The moment Bond is introduced always gives us an idea of what to expect from his game, and with Connery back for the second installment, you get cool, calm, collected in bed and in the bush – even when he know’s the woman he’s in bed with is trying to set him up.
In his intro, he’s about ready to dirty a picnic blanket with a beautiful brunette, but we get an especially good look at Bond’s game during his interactions with Miss Moneypenny (Lois Maxwell).
“You know I never even look at another woman,” Bond says. “Let me tell you the secret of the world.”
M. makes sure Bond leaves the photograph of Tanya at the office, which he signs “w/Love, From Russia” for Moneypenny, who burns it if I remember correctly.
I also love the way Connery cases a hotel room. He just floats across the floor, checking the doors, closets, windows, and phones. Needless to say, it doesn’t take long to get Tanya in the sack. She’s ready and willing when he arrives at his suite, having seen pictures of him.
“James, will you make love to me everyday in London?” she asks.
Although #1’s cat makes an appearance, we still don’t see his face, and the villain ends up being SPECTRE’s #3 – Rosa Klebb, played by Lotte Lenya. She’s cold-blooded, for sure.
“There’s no substitute for experience,” she says as she tours the training ground for assassins.
“I agree,” the tour guide responds. “We use live targets as well.”
Her test of Bond’s assassin consists of a punch to the gut with brass knuckles, but like Dr. No, she doesn’t scare me. She might scare Tanya, but it never really feels like she has a chance against 007. That isn’t sexism, as you’ll see when we review Goldeneye. [Spoiler alert] Tonya gets the best of her in the end.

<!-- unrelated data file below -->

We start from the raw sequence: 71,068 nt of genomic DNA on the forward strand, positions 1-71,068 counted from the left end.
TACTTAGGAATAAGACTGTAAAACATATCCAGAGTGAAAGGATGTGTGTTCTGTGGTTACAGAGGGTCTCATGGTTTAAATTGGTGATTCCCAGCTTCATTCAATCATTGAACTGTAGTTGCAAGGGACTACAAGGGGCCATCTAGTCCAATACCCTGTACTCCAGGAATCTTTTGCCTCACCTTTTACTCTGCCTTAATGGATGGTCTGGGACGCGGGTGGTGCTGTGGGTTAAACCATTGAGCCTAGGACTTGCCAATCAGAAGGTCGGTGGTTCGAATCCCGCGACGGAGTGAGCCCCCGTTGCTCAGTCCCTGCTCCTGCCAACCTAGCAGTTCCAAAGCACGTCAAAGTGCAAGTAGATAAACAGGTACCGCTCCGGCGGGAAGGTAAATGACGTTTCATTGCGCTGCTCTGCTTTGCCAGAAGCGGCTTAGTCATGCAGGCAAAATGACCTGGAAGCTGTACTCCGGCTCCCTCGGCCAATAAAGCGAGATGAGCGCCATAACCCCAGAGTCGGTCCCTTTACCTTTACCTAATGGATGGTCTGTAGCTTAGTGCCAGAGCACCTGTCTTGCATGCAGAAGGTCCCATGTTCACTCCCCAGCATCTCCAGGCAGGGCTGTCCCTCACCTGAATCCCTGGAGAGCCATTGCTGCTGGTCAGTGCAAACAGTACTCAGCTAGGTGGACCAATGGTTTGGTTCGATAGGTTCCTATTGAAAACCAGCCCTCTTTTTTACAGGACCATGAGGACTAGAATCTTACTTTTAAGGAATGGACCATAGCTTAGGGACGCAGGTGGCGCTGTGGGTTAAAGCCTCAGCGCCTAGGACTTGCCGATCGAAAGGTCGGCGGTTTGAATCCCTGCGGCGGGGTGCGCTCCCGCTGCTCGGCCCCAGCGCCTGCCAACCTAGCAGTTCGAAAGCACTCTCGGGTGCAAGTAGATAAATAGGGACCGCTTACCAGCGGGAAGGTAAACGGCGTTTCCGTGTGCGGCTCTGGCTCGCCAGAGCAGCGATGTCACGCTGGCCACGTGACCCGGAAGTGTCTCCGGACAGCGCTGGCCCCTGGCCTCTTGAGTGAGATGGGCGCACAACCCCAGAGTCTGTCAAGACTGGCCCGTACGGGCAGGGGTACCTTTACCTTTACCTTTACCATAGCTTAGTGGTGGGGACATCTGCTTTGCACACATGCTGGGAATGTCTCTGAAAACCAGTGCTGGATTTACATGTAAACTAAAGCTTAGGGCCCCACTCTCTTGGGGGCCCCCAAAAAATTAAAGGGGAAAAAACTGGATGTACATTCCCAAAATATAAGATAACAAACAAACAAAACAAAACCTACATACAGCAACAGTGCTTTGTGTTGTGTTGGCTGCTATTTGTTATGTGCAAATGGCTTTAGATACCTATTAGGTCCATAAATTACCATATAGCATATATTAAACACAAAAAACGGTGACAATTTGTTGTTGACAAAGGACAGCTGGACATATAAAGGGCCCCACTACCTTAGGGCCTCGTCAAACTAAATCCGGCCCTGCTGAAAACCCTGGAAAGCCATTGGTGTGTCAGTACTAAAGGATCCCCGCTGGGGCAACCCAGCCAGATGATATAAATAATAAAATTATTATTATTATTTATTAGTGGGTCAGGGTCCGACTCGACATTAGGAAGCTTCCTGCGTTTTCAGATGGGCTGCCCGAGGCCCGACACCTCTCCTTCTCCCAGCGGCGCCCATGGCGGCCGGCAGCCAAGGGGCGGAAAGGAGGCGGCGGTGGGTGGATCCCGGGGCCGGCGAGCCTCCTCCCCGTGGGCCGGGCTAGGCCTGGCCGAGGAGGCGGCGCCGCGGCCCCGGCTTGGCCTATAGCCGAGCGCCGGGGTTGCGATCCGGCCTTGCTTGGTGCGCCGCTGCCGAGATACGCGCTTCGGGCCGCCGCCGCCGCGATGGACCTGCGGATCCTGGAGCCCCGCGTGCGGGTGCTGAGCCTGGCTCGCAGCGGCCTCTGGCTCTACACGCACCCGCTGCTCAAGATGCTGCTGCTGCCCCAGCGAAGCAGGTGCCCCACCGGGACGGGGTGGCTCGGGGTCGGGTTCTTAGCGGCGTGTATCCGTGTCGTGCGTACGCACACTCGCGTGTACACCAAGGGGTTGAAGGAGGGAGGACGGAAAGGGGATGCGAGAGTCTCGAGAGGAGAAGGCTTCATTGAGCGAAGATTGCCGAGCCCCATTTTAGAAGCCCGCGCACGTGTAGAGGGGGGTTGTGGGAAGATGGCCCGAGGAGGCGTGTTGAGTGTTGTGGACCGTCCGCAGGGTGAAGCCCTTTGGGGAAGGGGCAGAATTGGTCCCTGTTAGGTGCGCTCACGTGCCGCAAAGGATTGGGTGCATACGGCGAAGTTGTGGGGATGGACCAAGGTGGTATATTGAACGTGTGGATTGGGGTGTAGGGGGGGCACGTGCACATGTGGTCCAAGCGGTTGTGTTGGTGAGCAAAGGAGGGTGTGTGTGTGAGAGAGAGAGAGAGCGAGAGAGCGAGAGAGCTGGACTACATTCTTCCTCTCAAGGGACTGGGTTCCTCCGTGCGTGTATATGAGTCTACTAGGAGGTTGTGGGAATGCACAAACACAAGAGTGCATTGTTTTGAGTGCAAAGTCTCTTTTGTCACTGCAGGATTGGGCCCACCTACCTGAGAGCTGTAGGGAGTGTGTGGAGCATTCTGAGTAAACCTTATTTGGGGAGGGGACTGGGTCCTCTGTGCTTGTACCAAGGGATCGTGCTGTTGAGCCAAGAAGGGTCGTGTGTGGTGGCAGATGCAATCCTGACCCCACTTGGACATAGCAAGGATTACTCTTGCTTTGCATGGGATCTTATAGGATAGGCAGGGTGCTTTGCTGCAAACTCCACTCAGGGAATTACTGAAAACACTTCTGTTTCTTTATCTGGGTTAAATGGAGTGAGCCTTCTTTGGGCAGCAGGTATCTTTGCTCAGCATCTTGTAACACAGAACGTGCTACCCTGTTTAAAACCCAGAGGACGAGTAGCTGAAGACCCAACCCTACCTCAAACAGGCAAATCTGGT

“She’s had her kicks,” Bond jokes about the fight he has with the knife in Klebb’s shoe.
Desmond LLewelyn makes his debut as Q. and borrows Bond a new briefcase with 40 rounds of ammunition for his “PPK,” a throwing knife, and an AR-7 sniper rifle. Also included are 50 gold sovereigns and a magnetized talcum powder gas grenade.
The infrared scope on the AR-7 comes in handy, as [spoiler alert] Ali Kerim Bey gets revenge on the man who blew up his office.
Bond’s first company car is also revealed for a brief moment at the beginning of the film. The 1935 Bentley 3.5 Litre is outfitted with a carphone, rare for its time, but it’s lack of use means this Bond film loses a point.